Abstract by Hayden Ringer
Reconstructing Historical Seismic Events Using Bayesian Monte Carlo Methods
Modeling historical seismic events is a key pillar of seismic hazard analysis. Profiles of past earthquakes allow identification of fault zones capable of supporting dangerous earthquakes. Typically, forming such a profile requires detailed data from instruments (such as seismometers). However, due to the centuries-long timescale of the "earthquake cycle", a large fraction of the Earth's dangerous fault zones have not experienced a large earthquake during the modern era of seismic data collection. Anecdotal accounts of large seismic events in these regions exist (such as from newspaper articles or personal journals), however they do not directly provide enough information to determine the intensity and geometry of the event accurately.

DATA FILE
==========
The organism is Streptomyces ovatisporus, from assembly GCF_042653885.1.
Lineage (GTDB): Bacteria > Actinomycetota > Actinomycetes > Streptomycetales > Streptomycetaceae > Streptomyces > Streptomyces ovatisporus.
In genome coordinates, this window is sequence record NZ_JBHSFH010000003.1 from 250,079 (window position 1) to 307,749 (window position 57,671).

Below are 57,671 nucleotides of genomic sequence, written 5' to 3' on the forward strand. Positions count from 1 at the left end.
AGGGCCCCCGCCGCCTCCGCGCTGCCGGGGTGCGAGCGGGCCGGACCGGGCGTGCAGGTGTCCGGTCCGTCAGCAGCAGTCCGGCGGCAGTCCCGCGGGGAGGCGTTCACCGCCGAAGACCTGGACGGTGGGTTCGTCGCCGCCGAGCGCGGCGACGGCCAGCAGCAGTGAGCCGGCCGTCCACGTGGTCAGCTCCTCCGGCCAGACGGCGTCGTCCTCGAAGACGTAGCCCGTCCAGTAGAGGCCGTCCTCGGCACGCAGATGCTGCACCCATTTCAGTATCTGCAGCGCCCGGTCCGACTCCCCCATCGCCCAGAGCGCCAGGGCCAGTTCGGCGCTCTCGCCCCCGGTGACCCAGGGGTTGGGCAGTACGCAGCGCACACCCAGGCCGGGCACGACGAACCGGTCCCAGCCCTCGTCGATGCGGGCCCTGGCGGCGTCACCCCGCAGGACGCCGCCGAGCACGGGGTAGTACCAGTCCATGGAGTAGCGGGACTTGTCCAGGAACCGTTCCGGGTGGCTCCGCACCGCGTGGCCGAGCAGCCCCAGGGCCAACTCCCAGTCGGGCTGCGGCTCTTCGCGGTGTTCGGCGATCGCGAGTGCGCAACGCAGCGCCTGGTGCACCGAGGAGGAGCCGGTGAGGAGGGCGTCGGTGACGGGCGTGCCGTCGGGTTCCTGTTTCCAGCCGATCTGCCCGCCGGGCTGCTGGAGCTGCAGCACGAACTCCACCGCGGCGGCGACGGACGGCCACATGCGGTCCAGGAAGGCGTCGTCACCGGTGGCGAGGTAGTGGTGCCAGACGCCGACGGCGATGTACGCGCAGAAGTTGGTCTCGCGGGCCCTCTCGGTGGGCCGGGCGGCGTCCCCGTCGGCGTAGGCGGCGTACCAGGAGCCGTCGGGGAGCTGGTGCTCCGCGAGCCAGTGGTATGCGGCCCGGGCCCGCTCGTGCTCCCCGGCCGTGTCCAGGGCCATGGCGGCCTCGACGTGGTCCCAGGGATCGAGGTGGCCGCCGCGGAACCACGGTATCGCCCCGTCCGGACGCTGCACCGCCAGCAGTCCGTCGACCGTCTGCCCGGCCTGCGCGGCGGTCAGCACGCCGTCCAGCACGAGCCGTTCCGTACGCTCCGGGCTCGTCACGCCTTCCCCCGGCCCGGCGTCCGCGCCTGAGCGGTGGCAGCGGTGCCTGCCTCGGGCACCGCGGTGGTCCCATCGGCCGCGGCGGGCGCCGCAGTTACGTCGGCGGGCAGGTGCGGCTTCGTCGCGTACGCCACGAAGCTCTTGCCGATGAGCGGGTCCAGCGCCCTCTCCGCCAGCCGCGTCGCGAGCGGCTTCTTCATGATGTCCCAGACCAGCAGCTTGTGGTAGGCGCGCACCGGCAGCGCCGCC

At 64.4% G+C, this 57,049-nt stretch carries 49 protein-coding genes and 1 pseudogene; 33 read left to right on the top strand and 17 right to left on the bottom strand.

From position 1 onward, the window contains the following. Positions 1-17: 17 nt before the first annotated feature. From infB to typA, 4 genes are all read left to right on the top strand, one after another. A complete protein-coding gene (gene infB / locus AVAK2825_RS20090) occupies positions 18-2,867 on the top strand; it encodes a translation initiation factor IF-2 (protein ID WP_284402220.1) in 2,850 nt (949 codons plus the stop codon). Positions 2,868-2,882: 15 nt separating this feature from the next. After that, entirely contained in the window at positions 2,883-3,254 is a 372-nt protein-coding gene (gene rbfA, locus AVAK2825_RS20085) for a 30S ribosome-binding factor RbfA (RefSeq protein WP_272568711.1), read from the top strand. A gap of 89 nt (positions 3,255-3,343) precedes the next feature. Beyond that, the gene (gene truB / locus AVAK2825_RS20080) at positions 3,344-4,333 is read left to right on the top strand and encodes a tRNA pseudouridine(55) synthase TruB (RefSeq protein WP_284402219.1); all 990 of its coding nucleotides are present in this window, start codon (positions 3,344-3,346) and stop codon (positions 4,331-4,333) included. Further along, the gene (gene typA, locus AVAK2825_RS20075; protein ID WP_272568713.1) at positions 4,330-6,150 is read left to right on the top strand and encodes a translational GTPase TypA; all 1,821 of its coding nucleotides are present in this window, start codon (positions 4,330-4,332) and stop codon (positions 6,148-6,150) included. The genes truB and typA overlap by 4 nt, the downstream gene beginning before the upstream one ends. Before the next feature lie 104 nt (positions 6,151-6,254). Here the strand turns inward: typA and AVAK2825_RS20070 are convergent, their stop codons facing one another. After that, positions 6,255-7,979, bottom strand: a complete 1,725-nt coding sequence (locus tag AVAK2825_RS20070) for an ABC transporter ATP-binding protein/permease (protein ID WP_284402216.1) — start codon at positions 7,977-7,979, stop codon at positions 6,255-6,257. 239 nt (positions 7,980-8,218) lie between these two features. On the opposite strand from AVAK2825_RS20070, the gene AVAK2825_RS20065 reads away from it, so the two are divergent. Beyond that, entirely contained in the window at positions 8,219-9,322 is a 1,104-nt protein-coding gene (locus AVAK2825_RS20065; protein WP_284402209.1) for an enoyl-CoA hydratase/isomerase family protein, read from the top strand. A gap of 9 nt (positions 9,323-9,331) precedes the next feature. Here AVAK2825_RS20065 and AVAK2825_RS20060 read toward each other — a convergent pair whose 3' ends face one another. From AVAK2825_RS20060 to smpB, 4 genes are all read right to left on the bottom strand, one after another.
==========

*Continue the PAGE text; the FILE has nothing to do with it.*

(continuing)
Here we present a method to infer the source parameters of a tsunami-producing earthquake from anecdotal records. This method uses a robust forward model for simulating a tsunami as well as the Metropolis-Hastings algorithm to produce an approximate posterior distribution for the Bayesian inverse problem corresponding to estimating the earthquake parameters. We demonstrate this method for the 1852 Banda Arc Earthquake.